|Delivery Type||Delivery length / details|
|Lecture||20 x 1h lectures|
|Practical||3 x 3 hours (duplicated)|
|Assessment Type||Assessment length / details||Proportion|
|Semester Assessment||Practical Exercise: Continuous assessment of practicals||30%|
|Semester Exam||2 Hours One 2-hour theory paper||70%|
|Supplementary Assessment||2 Hours One 2-hour theory paper (plus resubmission of failed coursework or an alternative)|
On completion of the module the student will
- be able to interrelate invertebrate form, function and adaptation
- be able to assess critically the main theories concerned with invertebrate origin and evolution
- be capable of handling invertebrate material and be equipped with the basic skills of dissection.
Lectures on invertebrate locomotion consider the basic principles involved, the effect of size, and the physical properties of muscle and skeletal material. The function of hydrostatic skeletons is discussed in relation to peristaltic and serpentine locomotion in annelids and this leads to a consideration of the high pressure pseudocoelom of nematodes and their unique body wall structure. Locomotion in soft bodied invertebrates is concluded with discussion of jet propulsion, gliding and flotation in molluscs. The function of the jointed arthropod skeleton is illustrated with a comparison of the mechanisms involved in the jump of the flea and the spider.
A series of lectures on invertebrate feeding mechanisms discusses structural adaptations and the behaviour employed by a range of species, with particular emphasis on foraging strategies. The four principal trophic categories considered are carnivory, herbivory, deposit and suspension feeding, and food-based mutualism.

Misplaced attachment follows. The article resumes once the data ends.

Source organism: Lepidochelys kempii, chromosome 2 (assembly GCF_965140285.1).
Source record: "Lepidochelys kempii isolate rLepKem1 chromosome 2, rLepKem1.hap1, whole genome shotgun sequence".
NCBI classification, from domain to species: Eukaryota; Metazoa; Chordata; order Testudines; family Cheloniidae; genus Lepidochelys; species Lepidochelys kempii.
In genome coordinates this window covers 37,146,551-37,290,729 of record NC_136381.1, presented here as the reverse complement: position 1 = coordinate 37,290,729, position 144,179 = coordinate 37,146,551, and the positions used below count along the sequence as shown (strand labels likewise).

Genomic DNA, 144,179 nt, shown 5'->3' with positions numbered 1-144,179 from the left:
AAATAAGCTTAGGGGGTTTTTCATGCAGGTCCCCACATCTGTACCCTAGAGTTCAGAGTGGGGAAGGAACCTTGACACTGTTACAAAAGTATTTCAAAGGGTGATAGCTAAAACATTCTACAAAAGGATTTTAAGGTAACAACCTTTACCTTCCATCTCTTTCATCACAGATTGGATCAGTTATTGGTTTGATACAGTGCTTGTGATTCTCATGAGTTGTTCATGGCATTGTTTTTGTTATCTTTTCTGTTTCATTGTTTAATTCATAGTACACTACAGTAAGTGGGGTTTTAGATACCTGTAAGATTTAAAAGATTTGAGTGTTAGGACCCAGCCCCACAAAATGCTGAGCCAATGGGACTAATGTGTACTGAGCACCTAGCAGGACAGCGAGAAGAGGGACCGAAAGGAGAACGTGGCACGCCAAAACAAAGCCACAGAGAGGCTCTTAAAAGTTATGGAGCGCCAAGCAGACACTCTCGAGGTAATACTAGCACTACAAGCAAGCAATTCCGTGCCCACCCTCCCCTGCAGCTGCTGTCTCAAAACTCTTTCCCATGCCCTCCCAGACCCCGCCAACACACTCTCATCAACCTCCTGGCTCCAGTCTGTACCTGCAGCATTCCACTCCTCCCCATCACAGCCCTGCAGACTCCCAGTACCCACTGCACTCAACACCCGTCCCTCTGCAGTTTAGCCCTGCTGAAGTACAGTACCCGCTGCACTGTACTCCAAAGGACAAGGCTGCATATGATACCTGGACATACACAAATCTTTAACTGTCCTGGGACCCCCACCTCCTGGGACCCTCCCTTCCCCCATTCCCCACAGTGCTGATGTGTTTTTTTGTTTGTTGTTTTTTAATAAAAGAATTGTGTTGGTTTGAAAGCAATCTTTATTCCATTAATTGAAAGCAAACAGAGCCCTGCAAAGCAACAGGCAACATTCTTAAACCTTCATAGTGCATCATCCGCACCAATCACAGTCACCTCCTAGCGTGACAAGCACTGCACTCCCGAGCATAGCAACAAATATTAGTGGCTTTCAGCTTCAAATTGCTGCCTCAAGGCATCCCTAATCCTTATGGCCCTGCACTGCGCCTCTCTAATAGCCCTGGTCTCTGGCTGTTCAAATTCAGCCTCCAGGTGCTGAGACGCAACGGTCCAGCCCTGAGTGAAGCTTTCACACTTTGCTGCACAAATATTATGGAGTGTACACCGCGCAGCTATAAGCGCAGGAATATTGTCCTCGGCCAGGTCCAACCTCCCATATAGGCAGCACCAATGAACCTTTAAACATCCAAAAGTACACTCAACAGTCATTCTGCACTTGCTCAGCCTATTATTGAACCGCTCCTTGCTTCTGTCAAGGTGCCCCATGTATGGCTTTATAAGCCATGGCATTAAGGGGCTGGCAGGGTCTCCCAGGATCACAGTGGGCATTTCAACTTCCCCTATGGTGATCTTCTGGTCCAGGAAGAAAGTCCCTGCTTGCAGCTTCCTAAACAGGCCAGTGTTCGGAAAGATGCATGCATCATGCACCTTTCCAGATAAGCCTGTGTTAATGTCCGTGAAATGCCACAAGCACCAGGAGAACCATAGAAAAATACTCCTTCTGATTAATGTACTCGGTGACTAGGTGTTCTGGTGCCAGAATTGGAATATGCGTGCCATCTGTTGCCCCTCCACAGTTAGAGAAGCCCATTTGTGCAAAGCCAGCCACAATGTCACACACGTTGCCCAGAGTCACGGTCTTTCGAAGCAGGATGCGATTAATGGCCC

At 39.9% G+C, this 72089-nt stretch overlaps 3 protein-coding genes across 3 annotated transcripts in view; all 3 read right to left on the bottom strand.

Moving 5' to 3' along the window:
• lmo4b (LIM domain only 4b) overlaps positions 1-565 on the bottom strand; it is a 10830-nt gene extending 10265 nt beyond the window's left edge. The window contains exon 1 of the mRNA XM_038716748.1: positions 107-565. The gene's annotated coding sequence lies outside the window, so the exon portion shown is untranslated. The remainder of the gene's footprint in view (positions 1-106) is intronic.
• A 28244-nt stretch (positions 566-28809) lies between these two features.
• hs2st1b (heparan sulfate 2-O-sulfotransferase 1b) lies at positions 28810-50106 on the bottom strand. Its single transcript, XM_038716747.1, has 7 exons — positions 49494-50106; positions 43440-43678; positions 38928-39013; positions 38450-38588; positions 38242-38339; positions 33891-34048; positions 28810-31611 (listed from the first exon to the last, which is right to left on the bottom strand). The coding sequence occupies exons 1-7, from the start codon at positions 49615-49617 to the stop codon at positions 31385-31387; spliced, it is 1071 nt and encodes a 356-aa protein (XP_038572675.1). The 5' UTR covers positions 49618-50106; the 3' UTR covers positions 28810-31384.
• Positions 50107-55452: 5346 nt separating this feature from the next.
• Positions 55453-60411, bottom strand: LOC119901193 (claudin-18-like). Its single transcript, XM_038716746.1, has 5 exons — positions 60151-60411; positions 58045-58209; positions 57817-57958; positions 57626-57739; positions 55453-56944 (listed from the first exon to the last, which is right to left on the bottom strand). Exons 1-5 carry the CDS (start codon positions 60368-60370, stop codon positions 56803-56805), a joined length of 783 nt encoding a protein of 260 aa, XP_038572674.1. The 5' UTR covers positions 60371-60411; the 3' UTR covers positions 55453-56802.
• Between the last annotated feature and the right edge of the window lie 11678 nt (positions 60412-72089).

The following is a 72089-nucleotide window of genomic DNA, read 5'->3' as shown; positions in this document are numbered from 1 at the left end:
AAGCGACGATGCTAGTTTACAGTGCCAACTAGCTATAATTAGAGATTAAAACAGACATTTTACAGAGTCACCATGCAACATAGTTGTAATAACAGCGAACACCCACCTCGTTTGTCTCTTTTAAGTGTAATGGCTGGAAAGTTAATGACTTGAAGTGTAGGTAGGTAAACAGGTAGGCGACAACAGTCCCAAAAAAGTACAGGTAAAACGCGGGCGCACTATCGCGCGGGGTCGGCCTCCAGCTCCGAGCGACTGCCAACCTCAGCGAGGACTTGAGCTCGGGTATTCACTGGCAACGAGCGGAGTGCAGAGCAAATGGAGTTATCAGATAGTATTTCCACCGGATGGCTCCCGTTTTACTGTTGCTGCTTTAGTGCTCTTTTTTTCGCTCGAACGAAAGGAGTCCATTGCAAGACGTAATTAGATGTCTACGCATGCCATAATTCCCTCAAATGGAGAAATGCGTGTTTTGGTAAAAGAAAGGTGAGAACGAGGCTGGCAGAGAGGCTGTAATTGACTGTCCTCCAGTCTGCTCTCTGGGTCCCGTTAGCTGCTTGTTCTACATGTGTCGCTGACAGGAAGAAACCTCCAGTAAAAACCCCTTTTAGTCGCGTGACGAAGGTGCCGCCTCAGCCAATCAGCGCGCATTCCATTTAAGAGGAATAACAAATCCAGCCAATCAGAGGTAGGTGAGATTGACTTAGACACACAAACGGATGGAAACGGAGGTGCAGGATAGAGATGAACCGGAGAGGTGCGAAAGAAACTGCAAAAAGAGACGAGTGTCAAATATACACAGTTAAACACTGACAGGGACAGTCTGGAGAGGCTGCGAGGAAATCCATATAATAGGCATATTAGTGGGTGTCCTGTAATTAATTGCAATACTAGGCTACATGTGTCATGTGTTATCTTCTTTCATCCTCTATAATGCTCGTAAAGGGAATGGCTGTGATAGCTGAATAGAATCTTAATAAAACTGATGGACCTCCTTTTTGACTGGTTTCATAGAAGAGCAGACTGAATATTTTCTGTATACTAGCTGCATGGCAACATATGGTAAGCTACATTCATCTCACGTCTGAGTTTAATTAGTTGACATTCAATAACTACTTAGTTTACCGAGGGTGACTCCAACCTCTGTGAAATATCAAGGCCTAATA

Lectures on reproduction and life history strategies discuss the relative merits of asexual and sexual reproduction, the distribution of both patterns among invertebrate groups and mechanisms of sex determination. The lectures also describe the sequence of events leading to reproduction, the timing of reproduction and the allocation of resources to reproduction within invertebrate life histories. Other topics discussed in this section include a brief comparison of the life-history patterns of individual and colonial species of invertebrates.
The course concludes with three lectures on invertebrate phylogeny which take the form of a critical assessment of the evidence put forward to support the main theories and draws on the knowledge acquired in both Level 1 and Level 2 modules.
Practical classes are designed to develop further the main theories established in the lectures and involve a limited number of dissections.
Reading ListMultiple Copies In Hugh Owen
Barnes, R.S.K., Calow, P. Olive, P.J.W. (1993) The invertebrates: a new synthesis Oxford: Blackwell Science Primo search Pechenik, J.A. (1996) Biology of invertebrates 3rd London: W.C. Brown Primo search Ruppert, E.E. & Barnes, R.D. (1994) Invertebrate zoology 6th Saunders college Publishing Primo search Reference Text
Alexander, R.M. (1990) Animals Cambridge University Press Primo search Willmer, P. (1990) Invertebrate relationships Cambridge University Press Primo search
This module is at CQFW Level 5